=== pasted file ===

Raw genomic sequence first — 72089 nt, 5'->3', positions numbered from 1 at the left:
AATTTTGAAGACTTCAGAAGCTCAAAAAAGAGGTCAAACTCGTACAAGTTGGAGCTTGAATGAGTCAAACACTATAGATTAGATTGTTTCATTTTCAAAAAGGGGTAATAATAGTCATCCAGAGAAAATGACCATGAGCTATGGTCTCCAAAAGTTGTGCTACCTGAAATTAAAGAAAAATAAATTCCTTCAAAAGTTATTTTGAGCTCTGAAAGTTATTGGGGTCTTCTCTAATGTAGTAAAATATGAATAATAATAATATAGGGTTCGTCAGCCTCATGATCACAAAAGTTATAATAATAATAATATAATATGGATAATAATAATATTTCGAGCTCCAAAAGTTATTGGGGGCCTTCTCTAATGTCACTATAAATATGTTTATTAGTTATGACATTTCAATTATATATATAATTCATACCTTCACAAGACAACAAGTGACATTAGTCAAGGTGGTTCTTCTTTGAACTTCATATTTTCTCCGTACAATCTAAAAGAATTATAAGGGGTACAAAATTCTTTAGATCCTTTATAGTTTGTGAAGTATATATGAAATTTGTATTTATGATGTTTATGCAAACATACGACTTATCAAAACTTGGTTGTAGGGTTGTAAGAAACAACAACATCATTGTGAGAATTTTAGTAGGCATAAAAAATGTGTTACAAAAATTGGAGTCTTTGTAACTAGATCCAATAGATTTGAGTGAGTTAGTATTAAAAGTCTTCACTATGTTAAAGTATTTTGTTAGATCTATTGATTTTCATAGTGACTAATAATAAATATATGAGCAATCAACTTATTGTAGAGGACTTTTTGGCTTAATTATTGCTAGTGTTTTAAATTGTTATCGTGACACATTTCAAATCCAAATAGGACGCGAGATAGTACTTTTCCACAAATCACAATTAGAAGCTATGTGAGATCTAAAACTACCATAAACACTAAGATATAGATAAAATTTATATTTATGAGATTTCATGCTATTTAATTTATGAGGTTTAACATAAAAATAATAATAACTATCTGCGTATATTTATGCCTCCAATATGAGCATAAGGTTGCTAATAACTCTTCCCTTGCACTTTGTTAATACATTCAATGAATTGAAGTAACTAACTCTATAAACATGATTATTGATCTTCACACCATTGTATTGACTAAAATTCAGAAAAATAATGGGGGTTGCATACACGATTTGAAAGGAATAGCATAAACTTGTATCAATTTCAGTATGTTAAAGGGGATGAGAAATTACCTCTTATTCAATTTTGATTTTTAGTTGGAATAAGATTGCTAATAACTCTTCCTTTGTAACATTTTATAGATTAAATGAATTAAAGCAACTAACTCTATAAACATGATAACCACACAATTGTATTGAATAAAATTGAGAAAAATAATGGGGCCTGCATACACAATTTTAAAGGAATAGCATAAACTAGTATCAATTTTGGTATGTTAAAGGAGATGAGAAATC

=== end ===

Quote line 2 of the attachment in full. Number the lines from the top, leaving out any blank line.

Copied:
AATTTTGAAGACTTCAGAAGCTCAAAAAAGAGGTCAAACTCGTACAAGTTGGAGCTTGAATGAGTCAAACACTATAGATTAGATTGTTTCATTTTCAAAAAGGGGTAATAATAGTCATCCAGAGAAAATGACCATGAGCTATGGTCTCCAAAAGTTGTGCTACCTGAAATTAAAGAAAAATAAATTCCTTCAAAAGTTATTTTGAGCTCTGAAAGTTATTGGGGTCTTCTCTAATGTAGTAAAATATGAATAATAATAATATAGGGTTCGTCAGCCTCATGATCACAAAAGTTATAATAATAATAATATAATATGGATAATAATAATATTTCGAGCTCCAAAAGTTATTGGGGGCCTTCTCTAATGTCACTATAAATATGTTTATTAGTTATGACATTTCAATTATATATATAATTCATACCTTCACAAGACAACAAGTGACATTAGTCAAGGTGGTTCTTCTTTGAACTTCATATTTTCTCCGTACAATCTAAAAGAATTATAAGGGGTACAAAATTCTTTAGATCCTTTATAGTTTGTGAAGTATATATGAAATTTGTATTTATGATGTTTATGCAAACATACGACTTATCAAAACTTGGTTGTAGGGTTGTAAGAAACAACAACATCATTGTGAGAATTTTAGTAGGCATAAAAAATGTGTTACAAAAATTGGAGTCTTTGTAACTAGATCCAATAGATTTGAGTGAGTTAGTATTAAAAGTCTTCACTATGTTAAAGTATTTTGTTAGATCTATTGATTTTCATAGTGACTAATAATAAATATATGAGCAATCAACTTATTGTAGAGGACTTTTTGGCTTAATTATTGCTAGTGTTTTAAATTGTTATCGTGACACATTTCAAATCCAAATAGGACGCGAGATAGTACTTTTCCACAAATCACAATTAGAAGCTATGTGAGATCTAAAACTACCATAAACACTAAGATATAGATAAAATTTATATTTATGAGATTTCATGCTATTTAATTTATGAGGTTTAACATAAAAATAATAATAACTATCTGCGTATATTTATGCCTCCAATATGAGCATAAGGTTGCTAATAACTCTTCCCTTGCACTTTGTTAATACATTCAATGAATTGAAGTAACTAACTCTATAAACATGATTATTGATCTTCACACCATTGTATTGACTAAAATTCAGAAAAATAATGGGGGTTGCATACACGATTTGAAAGGAATAGCATAAACTTGTATCAATTTCAGTATGTTAAAGGGGATGAGAAATTACCTCTTATTCAATTTTGATTTTTAGTTGGAATAAGATTGCTAATAACTCTTCCTTTGTAACATTTTATAGATTAAATGAATTAAAGCAACTAACTCTATAAACATGATAACCACACAATTGTATTGAATAAAATTGAGAAAAATAATGGGGCCTGCATACACAATTTTAAAGGAATAGCATAAACTAGTATCAATTTTGGTATGTTAAAGGAGATGAGAAATC